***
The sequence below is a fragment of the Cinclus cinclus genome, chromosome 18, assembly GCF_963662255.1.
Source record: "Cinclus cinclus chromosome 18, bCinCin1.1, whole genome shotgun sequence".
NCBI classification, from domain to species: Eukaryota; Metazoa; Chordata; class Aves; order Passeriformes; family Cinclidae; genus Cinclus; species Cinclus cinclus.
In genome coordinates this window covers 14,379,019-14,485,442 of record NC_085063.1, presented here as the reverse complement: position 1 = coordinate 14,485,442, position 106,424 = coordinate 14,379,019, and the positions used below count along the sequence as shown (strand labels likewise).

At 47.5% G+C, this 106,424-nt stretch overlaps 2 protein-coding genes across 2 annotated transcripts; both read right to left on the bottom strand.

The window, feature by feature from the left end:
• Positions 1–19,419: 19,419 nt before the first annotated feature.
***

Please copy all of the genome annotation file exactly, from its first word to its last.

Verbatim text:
The sequence below is a fragment of the Cinclus cinclus genome, chromosome 18, assembly GCF_963662255.1.
Source record: "Cinclus cinclus chromosome 18, bCinCin1.1, whole genome shotgun sequence".
NCBI classification, from domain to species: Eukaryota; Metazoa; Chordata; class Aves; order Passeriformes; family Cinclidae; genus Cinclus; species Cinclus cinclus.
In genome coordinates this window covers 14,379,019-14,485,442 of record NC_085063.1, presented here as the reverse complement: position 1 = coordinate 14,485,442, position 106,424 = coordinate 14,379,019, and the positions used below count along the sequence as shown (strand labels likewise).

At 47.5% G+C, this 106,424-nt stretch overlaps 2 protein-coding genes across 2 annotated transcripts; both read right to left on the bottom strand.

The window, feature by feature from the left end:
• Positions 1–19,419: 19,419 nt before the first annotated feature.